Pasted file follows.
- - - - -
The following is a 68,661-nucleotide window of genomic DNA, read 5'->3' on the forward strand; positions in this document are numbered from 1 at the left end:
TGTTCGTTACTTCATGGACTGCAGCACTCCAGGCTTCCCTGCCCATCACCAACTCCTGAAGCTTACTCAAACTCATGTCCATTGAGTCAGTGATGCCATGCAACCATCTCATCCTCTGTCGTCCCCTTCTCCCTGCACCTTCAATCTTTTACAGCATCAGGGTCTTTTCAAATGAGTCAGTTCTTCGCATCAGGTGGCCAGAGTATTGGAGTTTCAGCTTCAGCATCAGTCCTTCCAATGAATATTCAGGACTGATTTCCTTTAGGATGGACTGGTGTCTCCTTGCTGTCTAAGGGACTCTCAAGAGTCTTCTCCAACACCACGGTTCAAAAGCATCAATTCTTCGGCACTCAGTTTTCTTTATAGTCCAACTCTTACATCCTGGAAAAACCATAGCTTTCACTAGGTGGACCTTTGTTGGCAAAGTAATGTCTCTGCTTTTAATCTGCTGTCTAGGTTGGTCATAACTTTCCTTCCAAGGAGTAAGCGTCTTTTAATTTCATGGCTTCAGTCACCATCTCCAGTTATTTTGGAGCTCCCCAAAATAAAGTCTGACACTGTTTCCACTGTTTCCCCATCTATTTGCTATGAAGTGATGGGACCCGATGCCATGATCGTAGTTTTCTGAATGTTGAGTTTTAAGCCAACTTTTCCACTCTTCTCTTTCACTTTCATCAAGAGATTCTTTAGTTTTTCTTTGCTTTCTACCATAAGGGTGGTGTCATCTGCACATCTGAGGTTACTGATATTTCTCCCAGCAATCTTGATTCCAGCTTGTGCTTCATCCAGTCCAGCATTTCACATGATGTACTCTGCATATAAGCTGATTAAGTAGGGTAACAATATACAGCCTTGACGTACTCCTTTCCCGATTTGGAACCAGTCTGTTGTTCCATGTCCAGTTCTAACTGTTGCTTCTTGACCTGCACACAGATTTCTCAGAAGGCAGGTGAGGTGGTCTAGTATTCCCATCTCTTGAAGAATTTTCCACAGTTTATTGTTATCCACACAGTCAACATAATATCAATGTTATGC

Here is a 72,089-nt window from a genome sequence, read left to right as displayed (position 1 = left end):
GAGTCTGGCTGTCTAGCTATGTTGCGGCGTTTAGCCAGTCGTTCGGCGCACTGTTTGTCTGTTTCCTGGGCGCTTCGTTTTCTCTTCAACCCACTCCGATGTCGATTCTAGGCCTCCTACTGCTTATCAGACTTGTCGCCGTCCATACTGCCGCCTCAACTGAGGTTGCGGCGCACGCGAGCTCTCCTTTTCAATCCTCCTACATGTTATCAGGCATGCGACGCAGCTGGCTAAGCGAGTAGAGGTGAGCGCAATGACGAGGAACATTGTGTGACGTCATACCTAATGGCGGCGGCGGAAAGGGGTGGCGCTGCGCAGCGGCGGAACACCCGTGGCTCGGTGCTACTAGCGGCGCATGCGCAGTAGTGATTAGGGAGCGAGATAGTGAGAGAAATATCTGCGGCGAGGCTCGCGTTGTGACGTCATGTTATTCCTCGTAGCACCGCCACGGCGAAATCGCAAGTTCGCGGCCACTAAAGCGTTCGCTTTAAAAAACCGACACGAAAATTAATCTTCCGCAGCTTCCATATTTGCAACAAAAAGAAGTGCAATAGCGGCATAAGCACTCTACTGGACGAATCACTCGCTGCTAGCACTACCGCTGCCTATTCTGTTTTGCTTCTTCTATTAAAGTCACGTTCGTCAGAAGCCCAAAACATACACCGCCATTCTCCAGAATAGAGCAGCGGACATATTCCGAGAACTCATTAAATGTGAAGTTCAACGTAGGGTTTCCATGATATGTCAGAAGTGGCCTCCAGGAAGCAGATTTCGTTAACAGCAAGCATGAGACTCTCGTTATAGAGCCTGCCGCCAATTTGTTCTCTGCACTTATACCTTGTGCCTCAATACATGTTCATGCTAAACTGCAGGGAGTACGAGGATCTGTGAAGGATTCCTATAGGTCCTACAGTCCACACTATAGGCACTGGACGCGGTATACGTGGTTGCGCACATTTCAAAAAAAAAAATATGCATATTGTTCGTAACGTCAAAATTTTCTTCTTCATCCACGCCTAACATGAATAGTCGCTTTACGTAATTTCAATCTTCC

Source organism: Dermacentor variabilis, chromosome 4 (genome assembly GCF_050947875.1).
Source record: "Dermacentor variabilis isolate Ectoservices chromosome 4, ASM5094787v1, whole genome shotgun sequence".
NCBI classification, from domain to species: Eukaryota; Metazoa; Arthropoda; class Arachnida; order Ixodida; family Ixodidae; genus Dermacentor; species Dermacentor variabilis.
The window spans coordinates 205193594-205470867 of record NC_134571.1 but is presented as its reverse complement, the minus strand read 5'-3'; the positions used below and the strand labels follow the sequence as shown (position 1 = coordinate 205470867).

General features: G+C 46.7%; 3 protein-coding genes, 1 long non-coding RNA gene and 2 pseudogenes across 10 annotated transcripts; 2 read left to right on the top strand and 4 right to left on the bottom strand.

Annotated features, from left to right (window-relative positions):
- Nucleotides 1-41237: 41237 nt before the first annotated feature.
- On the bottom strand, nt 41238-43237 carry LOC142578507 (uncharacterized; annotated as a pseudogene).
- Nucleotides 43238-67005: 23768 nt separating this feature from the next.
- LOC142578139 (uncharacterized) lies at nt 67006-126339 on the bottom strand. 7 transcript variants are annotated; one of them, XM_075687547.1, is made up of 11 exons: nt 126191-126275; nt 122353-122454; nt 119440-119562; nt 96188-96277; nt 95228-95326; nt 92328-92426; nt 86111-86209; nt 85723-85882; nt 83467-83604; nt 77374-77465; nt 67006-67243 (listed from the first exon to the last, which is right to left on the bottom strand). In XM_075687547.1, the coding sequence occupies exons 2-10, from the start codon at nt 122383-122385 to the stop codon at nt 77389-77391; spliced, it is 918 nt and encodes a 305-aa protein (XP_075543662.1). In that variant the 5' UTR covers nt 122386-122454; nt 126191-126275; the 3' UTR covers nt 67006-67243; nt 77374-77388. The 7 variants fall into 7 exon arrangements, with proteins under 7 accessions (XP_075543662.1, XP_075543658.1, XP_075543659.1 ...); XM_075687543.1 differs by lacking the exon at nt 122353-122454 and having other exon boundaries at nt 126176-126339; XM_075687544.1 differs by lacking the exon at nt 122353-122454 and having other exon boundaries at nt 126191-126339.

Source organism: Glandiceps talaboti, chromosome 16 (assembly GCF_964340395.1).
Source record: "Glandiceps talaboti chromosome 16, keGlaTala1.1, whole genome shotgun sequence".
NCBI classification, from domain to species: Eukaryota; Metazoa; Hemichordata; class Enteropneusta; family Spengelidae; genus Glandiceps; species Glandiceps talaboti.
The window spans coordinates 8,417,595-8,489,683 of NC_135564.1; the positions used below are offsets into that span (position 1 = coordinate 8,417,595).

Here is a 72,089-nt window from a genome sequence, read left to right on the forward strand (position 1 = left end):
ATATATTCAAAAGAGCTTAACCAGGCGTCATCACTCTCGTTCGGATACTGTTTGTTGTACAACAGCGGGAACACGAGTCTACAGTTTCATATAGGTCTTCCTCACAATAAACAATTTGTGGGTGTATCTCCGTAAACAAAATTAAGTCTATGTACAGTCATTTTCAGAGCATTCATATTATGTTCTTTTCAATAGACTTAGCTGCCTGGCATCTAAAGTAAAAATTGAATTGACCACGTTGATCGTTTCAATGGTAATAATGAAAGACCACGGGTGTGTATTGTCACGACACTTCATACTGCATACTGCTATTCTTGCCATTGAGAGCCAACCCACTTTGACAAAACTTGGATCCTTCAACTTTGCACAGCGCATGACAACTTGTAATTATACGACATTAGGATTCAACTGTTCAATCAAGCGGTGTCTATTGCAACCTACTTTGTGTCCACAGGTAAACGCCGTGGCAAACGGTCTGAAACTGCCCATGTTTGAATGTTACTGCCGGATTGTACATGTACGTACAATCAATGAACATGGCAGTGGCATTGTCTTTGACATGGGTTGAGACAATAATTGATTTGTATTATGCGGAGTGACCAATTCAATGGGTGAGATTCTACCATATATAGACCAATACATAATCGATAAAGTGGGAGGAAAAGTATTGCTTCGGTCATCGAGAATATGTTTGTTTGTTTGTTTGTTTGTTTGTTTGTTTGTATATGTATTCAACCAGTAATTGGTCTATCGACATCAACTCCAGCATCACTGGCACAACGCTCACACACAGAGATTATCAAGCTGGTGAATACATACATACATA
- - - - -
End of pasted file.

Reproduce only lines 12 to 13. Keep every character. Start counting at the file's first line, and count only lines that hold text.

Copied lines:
- On the bottom strand, nt 41238-43237 carry LOC142578507 (uncharacterized; annotated as a pseudogene).
- Nucleotides 43238-67005: 23768 nt separating this feature from the next.